• As you said, sometimes you just want to say something quickly and you realize you can’t. I’ll get halfway through putting a sentence together and then realize I don’t know an important word! That just takes time and practice, though. I’ll get there eventually. 🙂 If I were to leave the Netherlands, I’m sure there would be certain foods and such that I would miss. All the differences are what make traveling so fun!

  3. This is so true, and one of the reasons I started writing my blog..to get the frustrations out there and for friends to understand how good life is and yet, complicated. The biggest struggle has not been the shopping, although there are times when I want to scream when they don’t have the simplest things, like baking soda.
    The biggest struggle has been language, I am a talker and can chit chat almost anyone. To not be able to do that now, just kills me. What do I say when a Dutch person talks to me? “Ik ben Americans” and that stops them right away, and I feel bad when they walk away. I want to say “I am quite charming and bright, and normally would talk to you and help you.”
    It is a very slow process, and I want to wave a magic wand and magically know the language.

    • I used to be very shy, but eventually got more comfortable speaking with strangers, but now it feels like the shyness is coming back, because I get so anxious that someone will speak to me. I used to enjoy chatting with random people I’d come across. My problem now is that I can read Dutch a bit better, but I can’t speak it easily yet. If I know the topic, I can sometimes follow along when I hear it spoken, but when I have no idea what the topic is, it can be hard to follow along quickly enough. Then I have to revert to English and only then realize that I might actually have understood them. So yeah, a whole variety of frustrations! Good luck to you!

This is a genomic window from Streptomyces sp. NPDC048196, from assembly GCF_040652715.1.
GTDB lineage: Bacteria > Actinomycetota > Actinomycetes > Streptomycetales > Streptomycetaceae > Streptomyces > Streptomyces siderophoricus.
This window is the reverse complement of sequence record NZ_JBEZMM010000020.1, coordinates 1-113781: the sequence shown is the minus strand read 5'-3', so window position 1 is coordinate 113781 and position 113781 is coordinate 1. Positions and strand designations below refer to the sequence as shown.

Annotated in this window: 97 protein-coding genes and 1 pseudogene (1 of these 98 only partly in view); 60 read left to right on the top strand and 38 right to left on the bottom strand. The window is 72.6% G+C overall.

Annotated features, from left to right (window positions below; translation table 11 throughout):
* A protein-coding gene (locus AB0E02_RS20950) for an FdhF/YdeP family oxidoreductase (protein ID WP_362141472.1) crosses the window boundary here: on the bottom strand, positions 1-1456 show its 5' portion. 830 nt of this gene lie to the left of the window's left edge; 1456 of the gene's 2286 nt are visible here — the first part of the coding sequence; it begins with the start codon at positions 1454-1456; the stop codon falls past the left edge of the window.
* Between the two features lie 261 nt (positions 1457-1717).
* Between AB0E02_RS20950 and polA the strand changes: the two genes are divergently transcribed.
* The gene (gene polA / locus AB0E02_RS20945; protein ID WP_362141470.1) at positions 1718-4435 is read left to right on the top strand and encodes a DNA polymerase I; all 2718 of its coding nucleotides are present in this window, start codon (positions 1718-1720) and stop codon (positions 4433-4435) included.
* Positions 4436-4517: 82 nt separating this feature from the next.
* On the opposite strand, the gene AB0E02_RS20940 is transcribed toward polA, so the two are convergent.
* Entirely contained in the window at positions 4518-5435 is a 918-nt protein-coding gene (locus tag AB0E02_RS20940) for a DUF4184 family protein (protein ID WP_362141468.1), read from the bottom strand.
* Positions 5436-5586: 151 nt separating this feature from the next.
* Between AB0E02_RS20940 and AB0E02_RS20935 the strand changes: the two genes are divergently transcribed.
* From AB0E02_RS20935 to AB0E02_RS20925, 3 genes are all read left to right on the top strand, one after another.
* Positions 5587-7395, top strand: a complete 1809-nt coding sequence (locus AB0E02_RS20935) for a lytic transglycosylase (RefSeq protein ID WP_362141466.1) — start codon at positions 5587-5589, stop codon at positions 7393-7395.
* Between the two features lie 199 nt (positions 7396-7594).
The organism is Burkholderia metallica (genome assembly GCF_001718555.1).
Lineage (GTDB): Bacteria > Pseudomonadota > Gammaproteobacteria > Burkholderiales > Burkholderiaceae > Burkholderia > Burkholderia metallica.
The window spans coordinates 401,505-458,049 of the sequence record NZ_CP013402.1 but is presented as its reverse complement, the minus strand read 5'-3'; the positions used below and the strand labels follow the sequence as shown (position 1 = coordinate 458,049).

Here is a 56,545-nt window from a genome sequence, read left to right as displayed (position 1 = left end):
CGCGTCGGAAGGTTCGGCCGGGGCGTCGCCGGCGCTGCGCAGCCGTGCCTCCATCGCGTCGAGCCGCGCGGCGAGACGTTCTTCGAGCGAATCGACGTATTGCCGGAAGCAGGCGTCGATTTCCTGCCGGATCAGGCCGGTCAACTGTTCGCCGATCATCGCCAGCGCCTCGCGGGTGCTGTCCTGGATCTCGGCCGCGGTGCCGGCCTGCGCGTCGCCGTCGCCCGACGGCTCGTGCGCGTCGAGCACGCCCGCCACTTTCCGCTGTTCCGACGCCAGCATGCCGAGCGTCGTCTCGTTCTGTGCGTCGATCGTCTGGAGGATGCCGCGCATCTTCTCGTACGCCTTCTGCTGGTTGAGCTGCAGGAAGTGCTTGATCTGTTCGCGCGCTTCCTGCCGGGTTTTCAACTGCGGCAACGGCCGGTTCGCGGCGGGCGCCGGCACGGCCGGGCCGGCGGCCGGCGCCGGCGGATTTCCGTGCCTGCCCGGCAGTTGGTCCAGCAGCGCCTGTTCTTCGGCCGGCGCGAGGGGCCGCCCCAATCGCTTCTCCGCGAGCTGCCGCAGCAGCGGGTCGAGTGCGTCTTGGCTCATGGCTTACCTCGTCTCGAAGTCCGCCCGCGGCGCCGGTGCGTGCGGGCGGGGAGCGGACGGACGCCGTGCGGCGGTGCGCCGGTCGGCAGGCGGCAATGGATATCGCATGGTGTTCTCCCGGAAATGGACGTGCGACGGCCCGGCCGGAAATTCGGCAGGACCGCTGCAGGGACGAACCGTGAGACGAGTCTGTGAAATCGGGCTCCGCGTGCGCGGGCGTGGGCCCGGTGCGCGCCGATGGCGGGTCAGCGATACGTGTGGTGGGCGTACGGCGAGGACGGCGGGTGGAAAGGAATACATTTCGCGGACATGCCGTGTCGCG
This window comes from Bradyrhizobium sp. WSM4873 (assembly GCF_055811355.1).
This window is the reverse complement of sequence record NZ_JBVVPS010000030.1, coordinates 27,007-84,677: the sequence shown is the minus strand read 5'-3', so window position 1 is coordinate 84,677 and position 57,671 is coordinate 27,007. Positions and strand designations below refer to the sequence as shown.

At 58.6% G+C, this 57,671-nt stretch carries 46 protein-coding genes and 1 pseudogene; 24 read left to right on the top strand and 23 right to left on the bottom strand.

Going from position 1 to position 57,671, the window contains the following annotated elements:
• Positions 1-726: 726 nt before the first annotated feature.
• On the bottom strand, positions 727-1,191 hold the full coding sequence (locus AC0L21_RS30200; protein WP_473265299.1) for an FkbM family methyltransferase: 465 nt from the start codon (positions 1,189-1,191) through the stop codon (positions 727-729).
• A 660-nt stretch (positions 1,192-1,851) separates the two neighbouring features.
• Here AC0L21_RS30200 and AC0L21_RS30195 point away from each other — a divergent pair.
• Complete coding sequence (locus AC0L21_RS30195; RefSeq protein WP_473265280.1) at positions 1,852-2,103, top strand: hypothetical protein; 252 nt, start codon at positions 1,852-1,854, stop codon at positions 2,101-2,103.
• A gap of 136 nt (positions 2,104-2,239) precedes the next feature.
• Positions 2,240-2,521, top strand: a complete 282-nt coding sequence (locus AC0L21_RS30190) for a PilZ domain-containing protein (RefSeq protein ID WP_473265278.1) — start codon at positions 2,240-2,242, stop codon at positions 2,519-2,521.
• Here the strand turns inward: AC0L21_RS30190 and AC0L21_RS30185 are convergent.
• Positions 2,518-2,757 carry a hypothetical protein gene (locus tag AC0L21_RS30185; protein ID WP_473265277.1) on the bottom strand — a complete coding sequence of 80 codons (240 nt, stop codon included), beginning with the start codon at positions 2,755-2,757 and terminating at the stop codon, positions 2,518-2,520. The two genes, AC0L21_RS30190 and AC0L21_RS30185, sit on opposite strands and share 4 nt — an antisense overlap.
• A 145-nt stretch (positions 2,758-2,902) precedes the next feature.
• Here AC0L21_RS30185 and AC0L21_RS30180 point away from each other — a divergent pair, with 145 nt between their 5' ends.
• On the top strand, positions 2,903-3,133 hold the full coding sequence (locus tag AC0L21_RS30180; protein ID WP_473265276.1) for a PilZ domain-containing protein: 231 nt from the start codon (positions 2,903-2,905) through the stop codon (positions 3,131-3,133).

4. Alison, did I ever give you the link to my Baking Soda post?
    Here it is if I didn’t…
    http://kiwidutch.wordpress.com/2010/02/19/help-with-ingredient-search-%E2%80%9Cbaking-soda%E2%80%9D/
    I’ve seen orka heaps of times at the Haagse Markt (ok you are some distance away from here but any similar Markt in a large Dutch city should also have it).
    Look for a “Tropische Winkel,” near you for other exotic (ie not typically dutch) fuits and veggies too.
    If you have specific items that are hard to find please let me know… I’ve searched and found a zillion things over the years and am happy tp help you, or anyone else if I can.

    • Oh, there’s a kraam at the Saturday market here in town that sells okra and other more “exotic” vegetables and fruits. I’ve even seen durian fruit there a few times! I found them fairly early on, and between them and my tokos, I’m good for most things I need. I haven’t found the chipotle Tabasco that I love here in Utrecht, but I know of places to get it in other cities, if I ever go and remember to look.

  5. HI Thanks for linking up! Great!
    I have never heard of Okra. I find getting sweet potatoes here really difficult, they were really abundant in Gran Canaria.
    And I get my family to bring over Lemsip from the Uk for colds.
    It is true though it is the small things that really matter

    • I think okra is also called lady fingers in some countries, which is funny, since I think of lady fingers as cookies. We’re lucky that the Super de Boer grocery near us regularly carries sweet potatoes, so when I get the urge, it’s not too difficult to find them. Of course the differences in products from one store and one city to another is often quite big here. There’s never any guarantee that you’ll even find the basics at the stores! Truly, I sometimes think grocery shopping is my biggest challenge here. 😉

  6. Hi Alison.

    I’m enjoying your blog and working my way though some of your different topics. You mention in this on how difficult it is to speak. It’s now almost a year later, how do you rate your abilities now?

    Dank u wel,
    Greg

    • While my ability to understand Dutch has improved slightly, I’m sorry to say I still can’t carry on a conversation. Other elements of life have gotten in the way this past year and sometimes the motivation to learn the language on my own tends to wane. Sadly, lessons are so expensive.